It can be hard to start saving. Especially if you find yourself drowning in your lifestyle obligations. If you have student loans, a new mortgage, or maybe even a new baby, the Musts seem to outweigh the Wants.
But getting a good financial foundation beneath you is an important first step that almost every financial advisor will agree to. So, how do you start? The first thing that will make you successful is to make sure you build in consistency through out your plan. Let’s say you decide it’s time you built up an adequate Emergency Fund. You have been meaning to do it, but now that your obligations are adding up, it’s getting a little scary being out there “naked.” You start to think to yourself, ok, I’m employable, but what if I get laid off for some reason that is not my fault. Even if I think I could get a job quick, I would want to make sure it’s a good one. That could take 3 months if it was all a surprise. Where would I be? It’s not hard to imagine most people in your shoes would be grateful for a couple of weeks’ worth of severance, then it gets tough.
So, let’s start building that emergency fund, shall we? It’s always tough to figure out. Should I start investing this money or if I may need it should I keep it in cash? Most experts agree, you need to keep 3-6 months of expenses available in a readily accessible and not too risky fund. But, it’s also important to consider that once you start a momentum you should begin to build on that as a success trait. Let’s say you buckle down and think you can save $500 per month. Now you know this might be a bit tough, but you figure you can do it.
First, we recommend you are realistic with yourself. We would much rather see you starting at $400 and sticking to it month after month – only increasing it when you are sure. This type of investing and saving will get you far further then the stop and go method. So, consistency wins. Then, try and make it automatic. A withdrawal from your checking account each month should do it. People who invest this way are far more likely to continue it than those who figure they will just send the money in each month.
Next, why don’t you try and have your funds do some double duty. For example, start a ROTH IRA. A Roth IRA is the type of retirement account that you do not get a current income tax deduction for making contributions. But, over time, the growth in your portfolio will not be taxed. Then, as you retire and begin to use it, you will not be taxed on those funds either. A Roth IRA has limitations as to who can put new dollars in. Eventually, as your salary grows you might get cut off. But, having this type of account can really benefit you far into the future. As you begin withdrawals, you will be able to look at the then current tax code and decide when it’s time to spend Roth Dollars, Time to spend regular 401(k) or IRA dollars, and when it’s time to spend regular old savings, depending on the tax rates. We call it Tax Diversification.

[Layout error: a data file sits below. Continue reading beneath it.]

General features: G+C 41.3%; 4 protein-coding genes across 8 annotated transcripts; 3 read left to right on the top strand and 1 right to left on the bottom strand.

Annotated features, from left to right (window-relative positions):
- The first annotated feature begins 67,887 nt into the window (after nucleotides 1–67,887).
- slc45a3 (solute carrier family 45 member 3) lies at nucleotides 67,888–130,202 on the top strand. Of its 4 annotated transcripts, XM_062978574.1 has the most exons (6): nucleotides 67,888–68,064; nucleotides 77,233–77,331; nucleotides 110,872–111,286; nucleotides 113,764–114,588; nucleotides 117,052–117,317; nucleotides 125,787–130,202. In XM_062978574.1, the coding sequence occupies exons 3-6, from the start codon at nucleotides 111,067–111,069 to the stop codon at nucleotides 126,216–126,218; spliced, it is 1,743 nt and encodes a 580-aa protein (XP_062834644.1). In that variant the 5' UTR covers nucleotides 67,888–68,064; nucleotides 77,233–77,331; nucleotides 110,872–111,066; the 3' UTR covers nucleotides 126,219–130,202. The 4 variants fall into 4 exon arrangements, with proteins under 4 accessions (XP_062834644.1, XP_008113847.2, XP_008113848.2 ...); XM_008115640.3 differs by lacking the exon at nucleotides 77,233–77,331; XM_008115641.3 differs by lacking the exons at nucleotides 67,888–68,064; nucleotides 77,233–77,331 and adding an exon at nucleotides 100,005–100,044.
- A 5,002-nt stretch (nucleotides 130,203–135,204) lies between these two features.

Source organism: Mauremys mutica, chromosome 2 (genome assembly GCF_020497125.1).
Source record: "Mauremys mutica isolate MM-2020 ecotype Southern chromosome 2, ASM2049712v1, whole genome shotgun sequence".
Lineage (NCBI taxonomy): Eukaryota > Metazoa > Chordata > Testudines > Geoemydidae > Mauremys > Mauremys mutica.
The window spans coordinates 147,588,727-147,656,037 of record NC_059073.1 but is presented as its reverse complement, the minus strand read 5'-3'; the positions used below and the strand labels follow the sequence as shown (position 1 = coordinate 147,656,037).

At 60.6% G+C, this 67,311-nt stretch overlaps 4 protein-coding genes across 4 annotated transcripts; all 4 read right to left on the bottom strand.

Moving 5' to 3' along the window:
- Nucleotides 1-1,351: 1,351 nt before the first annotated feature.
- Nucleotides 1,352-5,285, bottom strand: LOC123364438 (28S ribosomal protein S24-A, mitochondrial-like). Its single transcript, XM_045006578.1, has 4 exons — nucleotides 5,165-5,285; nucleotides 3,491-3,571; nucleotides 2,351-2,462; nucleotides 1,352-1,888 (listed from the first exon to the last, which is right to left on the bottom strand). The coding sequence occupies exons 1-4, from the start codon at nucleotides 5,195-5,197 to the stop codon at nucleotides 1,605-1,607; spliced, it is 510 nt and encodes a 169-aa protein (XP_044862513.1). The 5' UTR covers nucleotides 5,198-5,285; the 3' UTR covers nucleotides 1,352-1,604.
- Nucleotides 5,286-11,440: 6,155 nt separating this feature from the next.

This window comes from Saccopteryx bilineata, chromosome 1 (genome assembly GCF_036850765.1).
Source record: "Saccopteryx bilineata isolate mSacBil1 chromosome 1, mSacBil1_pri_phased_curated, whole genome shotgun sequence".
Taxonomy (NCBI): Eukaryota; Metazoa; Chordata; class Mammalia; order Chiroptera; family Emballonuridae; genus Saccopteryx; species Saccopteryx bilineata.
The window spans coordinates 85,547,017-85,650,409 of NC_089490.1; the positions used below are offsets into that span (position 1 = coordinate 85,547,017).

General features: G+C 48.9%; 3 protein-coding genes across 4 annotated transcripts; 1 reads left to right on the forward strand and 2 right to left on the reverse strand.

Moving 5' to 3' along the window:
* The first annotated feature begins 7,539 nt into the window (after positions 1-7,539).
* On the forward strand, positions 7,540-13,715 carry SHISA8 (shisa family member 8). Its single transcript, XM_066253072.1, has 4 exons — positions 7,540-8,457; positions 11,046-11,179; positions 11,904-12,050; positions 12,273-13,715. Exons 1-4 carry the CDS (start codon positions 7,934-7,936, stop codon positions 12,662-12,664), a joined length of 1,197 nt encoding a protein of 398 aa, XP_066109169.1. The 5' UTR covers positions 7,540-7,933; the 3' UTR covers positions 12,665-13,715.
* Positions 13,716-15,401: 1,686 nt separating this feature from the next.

But there is another little secret. All those deposits you make are eligible to be withdrawn without penalty. What this means for you is that you can actually use this type of account for an Emergency Account. If you need the money, it is there for you – but make sure you are not taking out profits, that can be painful tax-wise. The point is you may never have that emergency, or over time you could easily accumulate an emergency fund elsewhere. Remember to keep the funds you might need safe – but as it grows, invest the rest! This allows you to keep the momentum going right through your plan.
Bingo, question answered, should I start investing or saving for emergencies?!
Getting started financially is tough. Make sure that when you do, you are taking advantage of all the tips and tricks to get you there.